Turkey saw a more than fivefold increase in the number of homicide convictions between 2009-2019, according to a report by an opposition deputy on convictions for violent crimes over the past decade, the Artıgerçek news website reported on Thursday.
Gamze Akkuş İlgezdi, from the Republican People’s Party (CHP), compiled a report on convictions for violent crimes in Turkey, citing Justice Ministry data, which said that between 2009-2019, 72,512 people were convicted of homicide. The homicide convictions in the years 2018 and 2019 account for 26 percent of the overall number, the report says, with 18,906 convictions.
While 1,514 people were convicted of homicide in 2009, the number stood at 9,574 in 2019.
Men account for the vast majority of homicide convictions, according to İlgezdi’s report, with Justice Ministry data showing that 98 percent of the people convicted of homicide in 2019 were male.
Convictions for physical assault increased 356 percent from 2009 to 2019, the report says, while stating that sex crime convictions grew by a staggering 932 percent, from 562 in 2009 to 5,758 in 2019.
“Turkey has become a country of criminals,” İlgezdi concluded in her report. “The decision-makers, notably the Ministry of Family, Labor and Social Services, which is playing the ostrich against the prevailing violence; the Ministry of Interior with its red tape; and the Ministry of Justice promoting a climate of impunity render all types of violence justifiable.”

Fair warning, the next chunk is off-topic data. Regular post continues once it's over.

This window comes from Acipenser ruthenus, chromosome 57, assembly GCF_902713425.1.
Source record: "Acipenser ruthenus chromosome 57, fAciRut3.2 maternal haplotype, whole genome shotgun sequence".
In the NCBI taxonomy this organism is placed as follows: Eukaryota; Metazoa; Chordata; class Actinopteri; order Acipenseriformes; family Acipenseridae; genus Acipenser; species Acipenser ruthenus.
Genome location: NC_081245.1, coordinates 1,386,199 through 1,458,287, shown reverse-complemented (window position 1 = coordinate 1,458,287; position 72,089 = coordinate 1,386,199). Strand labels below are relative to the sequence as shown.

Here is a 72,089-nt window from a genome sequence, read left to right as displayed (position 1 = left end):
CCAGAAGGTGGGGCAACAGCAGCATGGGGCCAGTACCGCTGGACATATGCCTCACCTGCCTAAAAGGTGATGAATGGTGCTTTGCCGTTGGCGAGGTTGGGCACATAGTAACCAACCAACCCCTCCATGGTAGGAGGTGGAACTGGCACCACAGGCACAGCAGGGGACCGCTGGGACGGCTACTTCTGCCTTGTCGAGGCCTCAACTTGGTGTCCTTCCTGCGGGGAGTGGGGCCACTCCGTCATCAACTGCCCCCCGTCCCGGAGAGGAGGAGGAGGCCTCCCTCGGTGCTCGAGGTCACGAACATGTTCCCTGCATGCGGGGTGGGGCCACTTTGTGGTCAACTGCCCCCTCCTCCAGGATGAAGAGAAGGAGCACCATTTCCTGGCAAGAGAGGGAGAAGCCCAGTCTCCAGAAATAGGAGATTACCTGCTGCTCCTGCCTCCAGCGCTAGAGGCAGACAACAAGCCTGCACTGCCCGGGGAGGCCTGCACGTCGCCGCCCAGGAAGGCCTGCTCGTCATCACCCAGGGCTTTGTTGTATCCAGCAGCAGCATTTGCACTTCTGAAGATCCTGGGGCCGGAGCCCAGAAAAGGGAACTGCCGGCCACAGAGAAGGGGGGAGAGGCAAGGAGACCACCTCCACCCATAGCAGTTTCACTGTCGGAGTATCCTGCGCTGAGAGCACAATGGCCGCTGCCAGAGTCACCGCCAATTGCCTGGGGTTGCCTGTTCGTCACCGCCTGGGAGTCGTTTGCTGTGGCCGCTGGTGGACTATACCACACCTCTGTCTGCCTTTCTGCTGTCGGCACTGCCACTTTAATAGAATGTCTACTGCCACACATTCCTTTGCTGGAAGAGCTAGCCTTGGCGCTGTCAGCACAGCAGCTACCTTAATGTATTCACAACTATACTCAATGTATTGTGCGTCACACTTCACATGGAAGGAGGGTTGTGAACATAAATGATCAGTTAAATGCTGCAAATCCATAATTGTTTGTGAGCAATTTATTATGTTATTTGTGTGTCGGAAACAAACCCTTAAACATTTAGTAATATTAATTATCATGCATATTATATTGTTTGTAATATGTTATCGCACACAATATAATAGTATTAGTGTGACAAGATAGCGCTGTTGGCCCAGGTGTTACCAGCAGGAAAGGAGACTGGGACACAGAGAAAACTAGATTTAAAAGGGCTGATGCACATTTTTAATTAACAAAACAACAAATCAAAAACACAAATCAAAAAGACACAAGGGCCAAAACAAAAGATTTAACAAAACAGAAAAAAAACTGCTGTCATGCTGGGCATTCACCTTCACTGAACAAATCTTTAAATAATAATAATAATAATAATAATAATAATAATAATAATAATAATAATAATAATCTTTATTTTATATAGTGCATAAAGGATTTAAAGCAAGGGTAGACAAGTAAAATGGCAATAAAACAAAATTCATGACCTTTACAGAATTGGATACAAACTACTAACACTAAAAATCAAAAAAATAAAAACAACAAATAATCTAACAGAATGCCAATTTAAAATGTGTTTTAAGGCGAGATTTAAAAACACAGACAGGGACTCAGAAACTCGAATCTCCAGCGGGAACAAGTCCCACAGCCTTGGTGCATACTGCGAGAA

“Therefore, the prevalence of violence is the result of [poor] politics. That is why homicide, physical assault and sex crimes have skyrocketed,” İlgezdi says.
Many people convicted of violent crimes were set free in mid-April as part of a law intended to ease overcrowding in the country’s prisons amid the COVID-19 pandemic. The legislation was criticized for keeping political prisoners behind bars while releasing people like notorious mob boss Alaattin Çakıcı, who was convicted of a number of violent crimes.